Sunday, October 28, 2012

Italian Futurism



Futurism, an Italian movement, made its debut with the publication of its manifesto, written by poet Filippo Marinetti, on the front page of le Figaro in 1909 and began to subside in 1918, just as World War I was starting. This art movement preceded that of Dada about which I wrote in this post. Futurism, in fact, influenced many other 20th century art movements including Art Deco, Vorticism, Constructivism and Surrealism.

The futurists believed in the powers of technology which would usher the world into the future. They were concerned with movement and depicted their preoccupation in painting. For example, using vibrant colors and  flowing brushstrokes, the Futurist painters attempted to experiment with the photographic technique by breaking motion into small sequences and using a wide range of angles to capture the essence of time and motion within the painted image.

Futurists mixed activism and artistic research. They organized scandalous events that expressed their rage at antiquity. A primary goal of the movement was to eschew the old society and usher Italy into the age of modernity. Certain Futurists promoted themselves to try to join forces with the Fascists, who were just coming into power. But Mussolini showed a preference for the Novecentro Italiano movement of artists who identified with and promoted the classical order of Italian heritage and history.

Futurism was not , of course, solely a movement of painters. Like most art movements their ranks included sculptors, poets, writers and musicians. This post is primarily concerned with the painters and a bit with the sculptors who were a part of the Futurist movement.


One of the leading painters of the Futurist movement is Gino Severini. For years I've been looking at certain of his paintings here and there but it's only recently that I took his name from my list of artists to explore further and ran smack into what's become a significant effort on my part to learn about and understand Futurism and put it into a historical context.

As a resident of Paris from 1906, Severini served as an intermediary between his Futurist colleagues in Italy and his friends among the Parisian avant-garde, dominated at this time by Cubism. Severini was to return to Cubist themes in his later works.

The theme of dance was among the stronger influences of Severini's artistic imagination. Dance was for him an icon of modernity. It served as a metaphor for the exploration of new forms of physical and psychological involvement of the spectator.




The Dance of the Pan Pan at the Monico
1911


"One of the main causes of our artistic decline lies in the separation of art and science."
~Gino Severini


Gino Severini. The Dance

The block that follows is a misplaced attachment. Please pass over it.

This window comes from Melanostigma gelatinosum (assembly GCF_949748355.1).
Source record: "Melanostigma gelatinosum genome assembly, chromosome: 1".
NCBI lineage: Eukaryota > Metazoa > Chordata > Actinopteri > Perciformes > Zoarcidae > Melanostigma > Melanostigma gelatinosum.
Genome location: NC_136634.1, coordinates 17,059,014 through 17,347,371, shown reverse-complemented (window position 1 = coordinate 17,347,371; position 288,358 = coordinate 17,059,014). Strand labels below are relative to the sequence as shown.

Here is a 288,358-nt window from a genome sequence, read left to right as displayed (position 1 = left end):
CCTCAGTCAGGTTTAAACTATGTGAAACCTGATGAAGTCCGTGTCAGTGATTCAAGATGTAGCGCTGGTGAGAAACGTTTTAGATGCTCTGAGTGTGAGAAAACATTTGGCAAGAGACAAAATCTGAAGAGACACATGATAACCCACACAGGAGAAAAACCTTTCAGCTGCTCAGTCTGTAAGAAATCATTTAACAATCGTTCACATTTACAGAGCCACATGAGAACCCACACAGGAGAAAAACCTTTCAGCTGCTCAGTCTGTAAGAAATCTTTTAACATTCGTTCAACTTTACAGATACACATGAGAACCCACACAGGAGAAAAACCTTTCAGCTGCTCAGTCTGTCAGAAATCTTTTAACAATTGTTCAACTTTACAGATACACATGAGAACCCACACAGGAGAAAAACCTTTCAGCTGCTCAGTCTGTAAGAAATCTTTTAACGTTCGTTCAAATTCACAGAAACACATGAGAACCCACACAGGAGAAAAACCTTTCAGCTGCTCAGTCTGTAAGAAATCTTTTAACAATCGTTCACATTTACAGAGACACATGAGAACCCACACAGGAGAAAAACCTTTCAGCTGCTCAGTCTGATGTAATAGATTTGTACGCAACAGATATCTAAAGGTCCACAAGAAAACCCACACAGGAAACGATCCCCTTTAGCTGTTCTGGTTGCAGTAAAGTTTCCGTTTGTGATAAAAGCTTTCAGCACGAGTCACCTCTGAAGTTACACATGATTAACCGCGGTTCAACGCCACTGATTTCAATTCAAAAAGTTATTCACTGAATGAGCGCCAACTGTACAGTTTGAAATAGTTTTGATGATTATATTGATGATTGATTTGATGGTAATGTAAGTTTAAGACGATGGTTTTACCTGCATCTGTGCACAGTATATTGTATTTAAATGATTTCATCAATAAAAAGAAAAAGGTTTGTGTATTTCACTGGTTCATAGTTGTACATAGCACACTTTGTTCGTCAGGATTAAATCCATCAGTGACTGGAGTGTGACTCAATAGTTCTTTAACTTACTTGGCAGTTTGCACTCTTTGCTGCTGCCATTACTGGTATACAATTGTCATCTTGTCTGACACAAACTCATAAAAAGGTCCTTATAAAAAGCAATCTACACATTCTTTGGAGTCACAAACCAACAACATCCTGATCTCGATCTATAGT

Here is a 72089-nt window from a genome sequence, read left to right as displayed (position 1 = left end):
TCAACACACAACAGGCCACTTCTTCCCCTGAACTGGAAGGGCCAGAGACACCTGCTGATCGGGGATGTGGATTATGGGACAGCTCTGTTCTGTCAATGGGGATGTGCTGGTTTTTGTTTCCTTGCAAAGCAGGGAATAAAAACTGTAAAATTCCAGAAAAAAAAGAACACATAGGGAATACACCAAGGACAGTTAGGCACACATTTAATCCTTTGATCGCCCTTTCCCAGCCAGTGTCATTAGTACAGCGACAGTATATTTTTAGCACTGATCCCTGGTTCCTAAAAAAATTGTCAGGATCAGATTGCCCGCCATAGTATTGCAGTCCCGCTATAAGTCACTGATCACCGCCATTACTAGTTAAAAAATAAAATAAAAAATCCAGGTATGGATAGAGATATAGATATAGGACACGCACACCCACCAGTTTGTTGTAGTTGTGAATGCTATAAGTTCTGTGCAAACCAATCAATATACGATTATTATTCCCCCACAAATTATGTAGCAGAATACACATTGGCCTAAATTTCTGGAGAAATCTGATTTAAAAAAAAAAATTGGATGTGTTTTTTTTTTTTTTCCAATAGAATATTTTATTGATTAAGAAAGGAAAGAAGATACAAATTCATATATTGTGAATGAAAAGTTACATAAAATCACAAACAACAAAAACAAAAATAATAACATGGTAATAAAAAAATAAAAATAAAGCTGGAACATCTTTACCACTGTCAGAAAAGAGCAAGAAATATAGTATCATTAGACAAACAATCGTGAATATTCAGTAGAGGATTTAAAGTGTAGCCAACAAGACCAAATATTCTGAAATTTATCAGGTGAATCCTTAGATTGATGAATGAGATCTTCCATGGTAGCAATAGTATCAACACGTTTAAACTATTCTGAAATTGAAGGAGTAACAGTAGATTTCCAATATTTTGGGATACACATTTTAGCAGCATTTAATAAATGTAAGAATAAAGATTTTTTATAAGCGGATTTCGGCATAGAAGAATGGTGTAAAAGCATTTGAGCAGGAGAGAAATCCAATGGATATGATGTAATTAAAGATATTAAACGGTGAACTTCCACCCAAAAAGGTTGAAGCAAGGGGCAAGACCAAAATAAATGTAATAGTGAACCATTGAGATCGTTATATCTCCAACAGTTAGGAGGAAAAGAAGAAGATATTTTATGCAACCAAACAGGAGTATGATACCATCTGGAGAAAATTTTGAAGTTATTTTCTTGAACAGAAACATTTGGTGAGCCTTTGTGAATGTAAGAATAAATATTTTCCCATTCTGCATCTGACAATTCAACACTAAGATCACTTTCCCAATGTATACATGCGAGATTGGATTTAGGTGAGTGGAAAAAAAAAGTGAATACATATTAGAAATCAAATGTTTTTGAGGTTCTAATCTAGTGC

1909 - 1916

Severini later abandoned any recognizable human form in favor of depicting movement in dance exclusively through abstract forms and color.

Sea Dancer
1914

(For a look at Severini's paintings from the 1950's and 60's check out this link.)

Let me move on to another of Futurism's most influential painters, Umberto Boccioni (1882-1916 ), who was the main theorist of the movement.

  “While the impressionists make a table to give one particular moment and subordinate the life of the table to its resemblance to this moment, we synthesize every moment (time, place, form, color-tone) and thus build the table.”  ~ Umberto Boccione



 (The following three images are paintings and one sculpture by Umberto Boccioni).



 The Street Enters the House
1911






Dynamism of a Cyclist” - Umberto Boccioni (1913)













Continuity in Space
Bronze
Giacomo Balla (1871-1958) spanned the first and second, post-war wave of Futurism. Both Severini and Boccioni were his students. Balla's style changed remarkably with the adoption of Futurist dictates of light, movement and speed. Or perhaps his personal leanings as a painter coincided with the ideas of the Futurists. Balla's paintings addressed the themes of work and humanitarian concerns, reflecting is Socialist politics. Throughout his participation in Futurism, Balla celebrated the machine and captured figures and objects in motion. Repeated sequence of movement were Bella's vehicle for depicting movement. In the painting below,  Dog With Leash, Balla recreates a sense of movement, speed and light via superimposed images.


Dog and Leash 



Hand of the Violinist






Abstract Speed - The Car Has Passed

Giacomo Balla 

1913




Science against Obscurantism 





The Futurist movement included a handful of Russian artists, the best of which is the only woman in the entire group, including the Italians - Natalia Gonchorova. Futurism also influenced American artists such as Italian-born Joseph Stella.

17 comments: